Meningioma of the foramen magnum: a series of 40 cases

Surg Neurol. 1997 Apr;47(4):371-9. doi: 10.1016/s0090-3019(96)00204-2.


Background: Surgical treatment of foramen magnum meningiomas (FM meningiomas) has been improved by the recently developed posterolateral and anterolateral approaches. The choice of these approaches and the extent of bone resection, however, need to be defined according to the tumor location.

Methods: Over a short period (1980-1993), 40 cases of FM meningiomas were treated either by the posterolateral (N = 31), the anterolateral (N = 5), or the midline posterior approaches (N = 4). The choice of surgical technique (surgical approach, extent of bone drilling, and dural opening) was made according to the tumor location, which is defined by three parameters: the horizontal plane (anterior N = 18, lateral N = 21, and posterior N = 1); the vertebral artery (above N = 4, below N = 20, and on both sides N = 16); the dura mater (intradural N = 24, extradural N = 2, and intraextradural N = 4).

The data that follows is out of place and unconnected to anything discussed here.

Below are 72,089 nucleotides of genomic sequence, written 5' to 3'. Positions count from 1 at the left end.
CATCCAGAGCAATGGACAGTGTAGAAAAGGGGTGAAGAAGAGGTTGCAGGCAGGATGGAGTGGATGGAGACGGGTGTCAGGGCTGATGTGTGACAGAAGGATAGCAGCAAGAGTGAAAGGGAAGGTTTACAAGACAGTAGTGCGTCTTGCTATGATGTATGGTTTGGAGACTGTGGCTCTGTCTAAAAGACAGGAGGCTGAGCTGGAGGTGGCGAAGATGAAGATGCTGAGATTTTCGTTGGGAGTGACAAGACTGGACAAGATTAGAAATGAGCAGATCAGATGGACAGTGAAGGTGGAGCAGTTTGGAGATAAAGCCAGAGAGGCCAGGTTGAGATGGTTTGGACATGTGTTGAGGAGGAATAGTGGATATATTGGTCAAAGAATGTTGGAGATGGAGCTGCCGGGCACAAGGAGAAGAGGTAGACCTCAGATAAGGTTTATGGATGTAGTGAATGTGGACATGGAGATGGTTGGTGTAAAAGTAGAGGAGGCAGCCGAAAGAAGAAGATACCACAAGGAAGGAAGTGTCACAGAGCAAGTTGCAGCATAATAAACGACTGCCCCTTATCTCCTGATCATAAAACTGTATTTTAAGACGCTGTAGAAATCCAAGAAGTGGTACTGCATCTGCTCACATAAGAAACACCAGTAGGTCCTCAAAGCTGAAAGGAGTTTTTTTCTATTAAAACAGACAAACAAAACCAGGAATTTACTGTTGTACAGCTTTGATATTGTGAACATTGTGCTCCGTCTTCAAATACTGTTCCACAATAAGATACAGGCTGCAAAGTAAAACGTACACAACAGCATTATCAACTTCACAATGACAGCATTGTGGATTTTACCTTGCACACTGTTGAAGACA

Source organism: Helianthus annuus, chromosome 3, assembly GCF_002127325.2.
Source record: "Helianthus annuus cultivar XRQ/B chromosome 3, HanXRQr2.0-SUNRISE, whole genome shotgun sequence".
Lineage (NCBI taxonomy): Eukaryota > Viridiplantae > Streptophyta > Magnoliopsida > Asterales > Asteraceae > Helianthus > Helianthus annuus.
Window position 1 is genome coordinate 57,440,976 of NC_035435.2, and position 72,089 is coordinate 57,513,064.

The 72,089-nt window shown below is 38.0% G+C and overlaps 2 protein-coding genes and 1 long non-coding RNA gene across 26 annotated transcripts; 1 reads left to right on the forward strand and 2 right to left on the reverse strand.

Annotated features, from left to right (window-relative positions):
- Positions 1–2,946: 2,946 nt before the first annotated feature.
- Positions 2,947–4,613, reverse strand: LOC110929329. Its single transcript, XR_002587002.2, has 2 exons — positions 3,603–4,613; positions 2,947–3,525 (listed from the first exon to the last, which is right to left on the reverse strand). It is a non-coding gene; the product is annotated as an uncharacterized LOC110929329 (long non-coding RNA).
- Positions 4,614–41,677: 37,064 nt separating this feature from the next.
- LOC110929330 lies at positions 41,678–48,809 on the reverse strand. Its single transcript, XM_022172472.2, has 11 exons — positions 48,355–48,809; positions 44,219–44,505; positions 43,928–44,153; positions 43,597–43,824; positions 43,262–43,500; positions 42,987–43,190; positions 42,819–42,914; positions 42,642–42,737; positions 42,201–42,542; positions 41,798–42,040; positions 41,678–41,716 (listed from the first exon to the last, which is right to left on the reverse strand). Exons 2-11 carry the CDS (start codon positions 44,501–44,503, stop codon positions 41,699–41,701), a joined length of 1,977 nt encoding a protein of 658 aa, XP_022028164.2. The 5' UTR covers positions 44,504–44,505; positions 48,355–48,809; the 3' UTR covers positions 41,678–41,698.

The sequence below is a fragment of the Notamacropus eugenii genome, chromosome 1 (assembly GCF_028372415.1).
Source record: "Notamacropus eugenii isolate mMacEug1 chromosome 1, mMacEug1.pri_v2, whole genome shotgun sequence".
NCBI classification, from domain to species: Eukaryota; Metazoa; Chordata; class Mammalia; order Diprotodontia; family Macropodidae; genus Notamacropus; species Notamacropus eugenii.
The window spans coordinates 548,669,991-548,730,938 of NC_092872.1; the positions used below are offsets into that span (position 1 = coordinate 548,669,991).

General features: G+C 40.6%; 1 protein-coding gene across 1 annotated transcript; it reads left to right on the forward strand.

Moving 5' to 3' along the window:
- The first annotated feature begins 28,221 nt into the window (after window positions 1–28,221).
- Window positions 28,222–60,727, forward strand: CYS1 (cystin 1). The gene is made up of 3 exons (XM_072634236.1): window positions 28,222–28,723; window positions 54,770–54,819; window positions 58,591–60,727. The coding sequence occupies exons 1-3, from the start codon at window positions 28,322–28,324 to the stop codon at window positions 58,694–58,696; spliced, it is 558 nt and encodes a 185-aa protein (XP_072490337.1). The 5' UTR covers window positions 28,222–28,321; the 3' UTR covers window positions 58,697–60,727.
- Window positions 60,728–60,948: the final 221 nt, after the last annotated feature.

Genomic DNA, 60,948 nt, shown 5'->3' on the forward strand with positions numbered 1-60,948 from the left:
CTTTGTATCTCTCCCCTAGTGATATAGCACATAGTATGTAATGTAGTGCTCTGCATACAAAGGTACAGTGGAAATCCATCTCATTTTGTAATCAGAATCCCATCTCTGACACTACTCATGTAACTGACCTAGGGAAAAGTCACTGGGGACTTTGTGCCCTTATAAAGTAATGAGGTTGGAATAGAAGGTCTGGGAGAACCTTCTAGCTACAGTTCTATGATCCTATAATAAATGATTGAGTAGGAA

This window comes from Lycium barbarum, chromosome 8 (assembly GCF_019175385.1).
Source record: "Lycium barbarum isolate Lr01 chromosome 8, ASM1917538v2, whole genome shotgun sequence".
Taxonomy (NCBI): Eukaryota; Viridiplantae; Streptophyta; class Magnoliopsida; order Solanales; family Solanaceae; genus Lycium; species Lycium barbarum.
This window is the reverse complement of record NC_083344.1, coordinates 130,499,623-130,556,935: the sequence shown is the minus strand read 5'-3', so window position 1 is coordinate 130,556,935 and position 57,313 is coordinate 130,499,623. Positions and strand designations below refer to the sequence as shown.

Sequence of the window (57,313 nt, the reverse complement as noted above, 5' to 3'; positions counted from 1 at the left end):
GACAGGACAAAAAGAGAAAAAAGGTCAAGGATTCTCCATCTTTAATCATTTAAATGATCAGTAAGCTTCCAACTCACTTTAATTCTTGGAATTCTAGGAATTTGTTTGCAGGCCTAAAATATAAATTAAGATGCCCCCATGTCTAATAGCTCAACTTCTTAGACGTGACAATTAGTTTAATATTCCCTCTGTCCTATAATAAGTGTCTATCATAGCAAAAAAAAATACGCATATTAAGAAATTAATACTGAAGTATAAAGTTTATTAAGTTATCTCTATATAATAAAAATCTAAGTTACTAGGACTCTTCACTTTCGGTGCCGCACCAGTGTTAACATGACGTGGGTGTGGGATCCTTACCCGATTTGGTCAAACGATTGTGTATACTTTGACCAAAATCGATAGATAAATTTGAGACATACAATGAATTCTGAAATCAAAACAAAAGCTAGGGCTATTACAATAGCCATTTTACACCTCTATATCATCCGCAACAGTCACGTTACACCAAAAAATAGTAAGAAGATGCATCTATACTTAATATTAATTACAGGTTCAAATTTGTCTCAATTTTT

Results: Intradural anterior and lateral FM meningiomas were operated by the posterolateral approach. The bone drilling was limited either to the occipital condyle or to the lateral mass of the atlas, depending on whether the tumor location is above or below the vertebral artery, respectively. Intradural posterior meningiomas were treated by the midline posterior approach. FM meningiomas with an extradural component were resected by the anterolateral approach alone or combined with a midline posterior approach. The rate of complete resection was 94% for intradural FM meningiomas and 50% for the extradural ones. FM meningiomas with an extradural component generally have aggressive features invading the adjacent bone and soft tissues; this explains the difficulty of performing a complete resection. The clinical condition improved in 90%, worsened in 7.5%, and did not change in 2.5%. The worsened group consisted of three deaths (one case of air embolism, one case of pulmonary embolism, and one case with preoperative coma and tetraplegia). Similar results were obtained in both anterior and lateral locations.

Conclusion: FM meningiomas can be completely and safely removed in most cases, using an appropriate surgical technique. The technique must be chosen after precise and correct analysis of the tumor location. The lateral approaches are very effective in the treatment of lateral and anterior FM meningiomas.

MeSH terms

  • Adolescent
  • Adult
  • Aged
  • Female
  • Foramen Magnum* / pathology
  • Foramen Magnum* / surgery
  • Humans
  • Male
  • Meningeal Neoplasms / pathology
  • Meningeal Neoplasms / surgery*
  • Meningioma / pathology
  • Meningioma / surgery*
  • Middle Aged
  • Severity of Illness Index
  • Treatment Outcome